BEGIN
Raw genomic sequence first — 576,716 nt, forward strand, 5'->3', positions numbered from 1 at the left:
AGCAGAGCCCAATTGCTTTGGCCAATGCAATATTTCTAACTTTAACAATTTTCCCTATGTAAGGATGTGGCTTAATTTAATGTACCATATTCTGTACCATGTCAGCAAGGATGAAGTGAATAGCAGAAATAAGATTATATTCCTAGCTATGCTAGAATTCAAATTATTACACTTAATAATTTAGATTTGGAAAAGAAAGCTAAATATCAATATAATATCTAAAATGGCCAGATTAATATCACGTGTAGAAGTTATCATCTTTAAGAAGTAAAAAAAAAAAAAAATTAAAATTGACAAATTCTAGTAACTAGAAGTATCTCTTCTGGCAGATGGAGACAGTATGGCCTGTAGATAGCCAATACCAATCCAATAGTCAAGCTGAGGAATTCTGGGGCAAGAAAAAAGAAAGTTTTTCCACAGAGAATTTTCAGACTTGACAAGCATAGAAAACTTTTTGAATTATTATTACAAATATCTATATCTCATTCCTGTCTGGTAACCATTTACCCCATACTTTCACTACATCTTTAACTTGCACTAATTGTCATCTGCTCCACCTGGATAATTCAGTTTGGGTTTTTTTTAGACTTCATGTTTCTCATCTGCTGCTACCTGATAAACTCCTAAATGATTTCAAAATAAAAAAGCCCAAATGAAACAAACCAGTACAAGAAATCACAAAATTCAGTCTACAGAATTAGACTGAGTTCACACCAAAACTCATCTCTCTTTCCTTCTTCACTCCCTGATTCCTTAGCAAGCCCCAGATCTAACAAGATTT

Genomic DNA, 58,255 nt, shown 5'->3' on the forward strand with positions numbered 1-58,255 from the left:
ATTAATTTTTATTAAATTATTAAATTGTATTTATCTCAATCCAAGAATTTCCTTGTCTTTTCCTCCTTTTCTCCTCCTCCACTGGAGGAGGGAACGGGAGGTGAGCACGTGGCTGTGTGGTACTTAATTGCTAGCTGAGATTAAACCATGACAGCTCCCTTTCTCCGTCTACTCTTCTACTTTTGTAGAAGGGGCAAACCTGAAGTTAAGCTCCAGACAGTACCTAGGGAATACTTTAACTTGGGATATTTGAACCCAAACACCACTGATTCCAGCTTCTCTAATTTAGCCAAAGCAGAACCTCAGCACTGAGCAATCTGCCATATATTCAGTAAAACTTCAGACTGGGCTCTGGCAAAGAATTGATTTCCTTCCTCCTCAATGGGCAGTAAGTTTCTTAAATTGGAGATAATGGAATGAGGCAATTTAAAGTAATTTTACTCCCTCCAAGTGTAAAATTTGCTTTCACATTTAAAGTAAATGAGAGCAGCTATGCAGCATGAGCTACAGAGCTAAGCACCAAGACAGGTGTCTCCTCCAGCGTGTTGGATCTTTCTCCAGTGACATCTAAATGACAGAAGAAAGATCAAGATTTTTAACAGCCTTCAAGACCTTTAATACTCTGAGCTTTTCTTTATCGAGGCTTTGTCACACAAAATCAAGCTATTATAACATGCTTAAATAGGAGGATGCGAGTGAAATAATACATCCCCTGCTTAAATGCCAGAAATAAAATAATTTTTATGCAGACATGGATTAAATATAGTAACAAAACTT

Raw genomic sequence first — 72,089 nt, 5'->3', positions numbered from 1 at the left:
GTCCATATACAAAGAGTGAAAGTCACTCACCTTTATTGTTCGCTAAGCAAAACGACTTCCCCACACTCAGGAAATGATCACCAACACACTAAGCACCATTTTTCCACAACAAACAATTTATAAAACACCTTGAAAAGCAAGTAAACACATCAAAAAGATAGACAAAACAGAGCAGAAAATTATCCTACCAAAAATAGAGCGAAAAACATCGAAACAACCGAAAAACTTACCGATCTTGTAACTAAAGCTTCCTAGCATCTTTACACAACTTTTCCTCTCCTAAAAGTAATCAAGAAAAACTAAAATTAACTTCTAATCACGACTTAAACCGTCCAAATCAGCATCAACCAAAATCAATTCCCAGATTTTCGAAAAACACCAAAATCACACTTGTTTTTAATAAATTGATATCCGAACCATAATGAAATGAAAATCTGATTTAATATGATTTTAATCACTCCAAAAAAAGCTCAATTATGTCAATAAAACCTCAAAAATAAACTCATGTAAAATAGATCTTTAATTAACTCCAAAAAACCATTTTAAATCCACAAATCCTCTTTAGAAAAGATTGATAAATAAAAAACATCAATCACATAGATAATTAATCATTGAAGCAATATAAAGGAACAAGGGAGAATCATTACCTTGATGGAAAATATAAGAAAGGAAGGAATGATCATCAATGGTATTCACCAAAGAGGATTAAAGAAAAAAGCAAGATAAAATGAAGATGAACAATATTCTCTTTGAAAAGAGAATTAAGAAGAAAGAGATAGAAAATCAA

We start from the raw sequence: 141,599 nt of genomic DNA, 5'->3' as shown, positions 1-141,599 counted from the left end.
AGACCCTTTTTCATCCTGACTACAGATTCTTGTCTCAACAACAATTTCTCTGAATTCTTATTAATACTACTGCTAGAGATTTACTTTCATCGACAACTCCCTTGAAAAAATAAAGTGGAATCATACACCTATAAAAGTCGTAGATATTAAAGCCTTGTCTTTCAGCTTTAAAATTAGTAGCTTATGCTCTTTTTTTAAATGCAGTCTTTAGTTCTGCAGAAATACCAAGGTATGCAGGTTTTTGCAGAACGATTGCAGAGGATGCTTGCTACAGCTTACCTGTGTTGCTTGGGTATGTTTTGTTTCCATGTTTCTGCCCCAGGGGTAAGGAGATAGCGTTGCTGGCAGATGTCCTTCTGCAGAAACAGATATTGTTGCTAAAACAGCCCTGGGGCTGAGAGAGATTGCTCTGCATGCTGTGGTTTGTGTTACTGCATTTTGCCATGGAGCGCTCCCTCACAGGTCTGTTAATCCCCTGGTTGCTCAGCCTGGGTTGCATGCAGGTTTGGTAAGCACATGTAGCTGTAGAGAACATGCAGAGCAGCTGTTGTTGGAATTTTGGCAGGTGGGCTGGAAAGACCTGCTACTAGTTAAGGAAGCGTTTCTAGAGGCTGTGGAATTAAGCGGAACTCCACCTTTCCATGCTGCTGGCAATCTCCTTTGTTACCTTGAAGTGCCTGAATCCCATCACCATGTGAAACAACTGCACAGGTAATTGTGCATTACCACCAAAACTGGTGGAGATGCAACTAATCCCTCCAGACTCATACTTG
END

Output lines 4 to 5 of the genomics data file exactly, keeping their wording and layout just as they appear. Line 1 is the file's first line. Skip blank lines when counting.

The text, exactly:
ATTAATTTTTATTAAATTATTAAATTGTATTTATCTCAATCCAAGAATTTCCTTGTCTTTTCCTCCTTTTCTCCTCCTCCACTGGAGGAGGGAACGGGAGGTGAGCACGTGGCTGTGTGGTACTTAATTGCTAGCTGAGATTAAACCATGACAGCTCCCTTTCTCCGTCTACTCTTCTACTTTTGTAGAAGGGGCAAACCTGAAGTTAAGCTCCAGACAGTACCTAGGGAATACTTTAACTTGGGATATTTGAACCCAAACACCACTGATTCCAGCTTCTCTAATTTAGCCAAAGCAGAACCTCAGCACTGAGCAATCTGCCATATATTCAGTAAAACTTCAGACTGGGCTCTGGCAAAGAATTGATTTCCTTCCTCCTCAATGGGCAGTAAGTTTCTTAAATTGGAGATAATGGAATGAGGCAATTTAAAGTAATTTTACTCCCTCCAAGTGTAAAATTTGCTTTCACATTTAAAGTAAATGAGAGCAGCTATGCAGCATGAGCTACAGAGCTAAGCACCAAGACAGGTGTCTCCTCCAGCGTGTTGGATCTTTCTCCAGTGACATCTAAATGACAGAAGAAAGATCAAGATTTTTAACAGCCTTCAAGACCTTTAATACTCTGAGCTTTTCTTTATCGAGGCTTTGTCACACAAAATCAAGCTATTATAACATGCTTAAATAGGAGGATGCGAGTGAAATAATACATCCCCTGCTTAAATGCCAGAAATAAAATAATTTTTATGCAGACATGGATTAAATATAGTAACAAAACTT

Raw genomic sequence first — 72,089 nt, 5'->3', positions numbered from 1 at the left: